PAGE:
Adder as a state machine

In my previous post I wrote about a, probably rather naïve, approach to constructing state machines in Haskell. I ended it with a saying that the pattern matching of Haskell makes it rather simple to manually write the step function required to create a working state machines. Hopefully this post can convince you I’m right.

The vehicle I’ve chosen is a very simple machine capable of reading two integers and adding them. In slightly more detail it’s a machine that:

  1. reads a total of three parts, two integers followed by a plus sign (+)
  2. each part is separated by whitespace
  3. on errors the machine resets and starts over

The signals (a.k.a. the output alphabet) is the following type

The events (a.k.a. the input alphabet) is simply Char. The states are

where the names hopefully are self explanatory. The type of the machine is then

The machine itself can then be written like this:

That’s rather simple and easy to read I find. Though I’m not sure it scales too well to much larger machines. I’ve not really used any DSLs to create large machines either, so I don’t know how well any method scales ;)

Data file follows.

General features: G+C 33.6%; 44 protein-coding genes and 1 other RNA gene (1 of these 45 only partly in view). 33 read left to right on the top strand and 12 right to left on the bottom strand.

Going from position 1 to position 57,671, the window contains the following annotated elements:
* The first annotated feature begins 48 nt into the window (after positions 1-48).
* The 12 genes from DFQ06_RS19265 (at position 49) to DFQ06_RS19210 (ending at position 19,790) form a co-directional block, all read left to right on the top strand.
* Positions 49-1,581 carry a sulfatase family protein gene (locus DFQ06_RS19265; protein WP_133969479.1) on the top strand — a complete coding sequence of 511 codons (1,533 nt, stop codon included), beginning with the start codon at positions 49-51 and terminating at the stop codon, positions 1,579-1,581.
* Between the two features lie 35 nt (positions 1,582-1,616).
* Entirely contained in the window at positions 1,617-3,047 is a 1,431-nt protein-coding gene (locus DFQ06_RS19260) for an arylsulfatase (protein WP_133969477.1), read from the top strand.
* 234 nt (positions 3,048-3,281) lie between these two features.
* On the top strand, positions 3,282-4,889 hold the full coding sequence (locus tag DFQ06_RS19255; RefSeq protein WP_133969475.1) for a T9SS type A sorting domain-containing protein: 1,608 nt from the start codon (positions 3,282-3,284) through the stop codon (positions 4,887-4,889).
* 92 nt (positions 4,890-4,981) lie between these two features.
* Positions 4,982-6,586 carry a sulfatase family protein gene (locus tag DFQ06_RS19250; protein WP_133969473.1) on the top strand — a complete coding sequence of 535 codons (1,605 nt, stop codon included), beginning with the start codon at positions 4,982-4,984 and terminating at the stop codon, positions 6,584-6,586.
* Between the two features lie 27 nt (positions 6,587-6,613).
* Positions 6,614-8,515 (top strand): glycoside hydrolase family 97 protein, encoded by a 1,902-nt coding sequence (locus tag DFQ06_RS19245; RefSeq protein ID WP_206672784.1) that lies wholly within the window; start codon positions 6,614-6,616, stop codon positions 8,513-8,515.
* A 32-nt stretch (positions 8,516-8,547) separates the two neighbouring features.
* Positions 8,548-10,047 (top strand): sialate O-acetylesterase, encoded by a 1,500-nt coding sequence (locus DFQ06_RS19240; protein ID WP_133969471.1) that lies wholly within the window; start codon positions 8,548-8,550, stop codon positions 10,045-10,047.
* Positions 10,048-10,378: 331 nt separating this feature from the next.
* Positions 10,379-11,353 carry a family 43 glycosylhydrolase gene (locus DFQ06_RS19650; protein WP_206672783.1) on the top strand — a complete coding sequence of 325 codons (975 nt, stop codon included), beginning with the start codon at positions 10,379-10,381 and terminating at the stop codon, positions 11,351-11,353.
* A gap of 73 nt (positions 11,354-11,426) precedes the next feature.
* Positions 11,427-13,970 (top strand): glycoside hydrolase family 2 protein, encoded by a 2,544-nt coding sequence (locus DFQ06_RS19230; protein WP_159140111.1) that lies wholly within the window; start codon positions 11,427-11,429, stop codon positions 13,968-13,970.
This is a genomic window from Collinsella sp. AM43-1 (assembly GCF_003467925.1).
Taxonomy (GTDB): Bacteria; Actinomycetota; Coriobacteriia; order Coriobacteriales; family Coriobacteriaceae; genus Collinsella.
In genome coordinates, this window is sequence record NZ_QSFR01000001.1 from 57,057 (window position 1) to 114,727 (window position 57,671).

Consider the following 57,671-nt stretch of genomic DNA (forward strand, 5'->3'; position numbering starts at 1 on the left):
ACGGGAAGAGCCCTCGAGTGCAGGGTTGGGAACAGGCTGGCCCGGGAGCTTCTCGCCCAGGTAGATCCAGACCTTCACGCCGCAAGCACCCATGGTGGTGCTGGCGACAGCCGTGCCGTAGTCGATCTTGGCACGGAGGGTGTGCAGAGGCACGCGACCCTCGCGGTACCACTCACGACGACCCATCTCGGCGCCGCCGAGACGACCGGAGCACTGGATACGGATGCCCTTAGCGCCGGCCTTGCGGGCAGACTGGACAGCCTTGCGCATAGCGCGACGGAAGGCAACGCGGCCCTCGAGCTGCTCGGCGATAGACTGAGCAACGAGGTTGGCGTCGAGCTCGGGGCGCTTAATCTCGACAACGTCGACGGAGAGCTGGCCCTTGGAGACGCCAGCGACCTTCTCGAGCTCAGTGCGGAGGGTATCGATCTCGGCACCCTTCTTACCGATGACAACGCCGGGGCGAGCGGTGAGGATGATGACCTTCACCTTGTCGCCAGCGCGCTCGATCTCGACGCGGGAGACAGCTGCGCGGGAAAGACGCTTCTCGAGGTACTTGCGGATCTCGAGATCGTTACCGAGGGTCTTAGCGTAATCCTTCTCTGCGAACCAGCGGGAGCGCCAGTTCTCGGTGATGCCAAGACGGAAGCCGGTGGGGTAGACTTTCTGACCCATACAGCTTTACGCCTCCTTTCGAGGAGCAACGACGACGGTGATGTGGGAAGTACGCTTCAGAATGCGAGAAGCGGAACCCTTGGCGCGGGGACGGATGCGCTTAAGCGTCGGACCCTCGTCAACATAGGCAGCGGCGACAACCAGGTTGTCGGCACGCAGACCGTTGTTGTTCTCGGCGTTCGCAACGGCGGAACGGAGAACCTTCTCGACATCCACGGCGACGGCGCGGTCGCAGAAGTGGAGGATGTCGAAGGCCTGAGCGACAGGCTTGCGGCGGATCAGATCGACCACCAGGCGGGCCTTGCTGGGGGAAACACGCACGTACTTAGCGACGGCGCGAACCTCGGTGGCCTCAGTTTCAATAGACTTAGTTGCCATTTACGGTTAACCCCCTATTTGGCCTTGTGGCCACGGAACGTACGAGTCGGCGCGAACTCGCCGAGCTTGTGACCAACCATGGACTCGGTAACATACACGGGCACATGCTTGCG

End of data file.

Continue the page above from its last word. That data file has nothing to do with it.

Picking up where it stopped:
To do a bit of exploratory testing it’s handy to create the following function

Using that function it’s easy to check if the machine works as intended.

> calculate "56 67 +"
CalcNothing
CalcNothing
CalcNothing
CalcNothing
CalcNothing
CalcNothing
CalcResult 123

So far so good. What about the behaviour on errors?

> calculate "5a6 67 +"
CalcNothing
CalcError (ReadFirst 5) "Bad format"
CalcNothing
CalcNothing
CalcNothing
CalcNothing
CalcNothing
CalcResult 73

That looks good enough to me. Though there is (at least) one detail of how the machine works that might be surprising and hence should be fixed, but I’ll leave that as an exercise for the reader ;)

As I mentioned in the previous post I’ve been using this method for writing state machines to implement two different protocols. For the IO I used conduit which means I had to turn the state machine into a conduit. I’ll write about that in a later post though.

⟸ Simple state machines in Haskell State machine with conduit ⟹

Tobias Florek

Have you considered using Ed Kmett’s machines library?

Magnus Therning

@Tobias Yeah, I did have a brief look at it, and spent some time failing to find some documentation on it. AFAIU I could use it as a replacement for conduits, but I kind of like conduits and know a little about how to use it already. So, for now I’ve left machines on my list of modules to have a look at.

Tobias Florek

I was confused when I wrote the comment. Have you had a look at Ed Kmett’s folds library? It supports many different machines, e.g. a Mealy machine.

Magnus Therning

@Tobias No, I haven’t had a look at it, but now I have yet another thing on my list of Haskell stuff to take a look at. Thanks for the tip.

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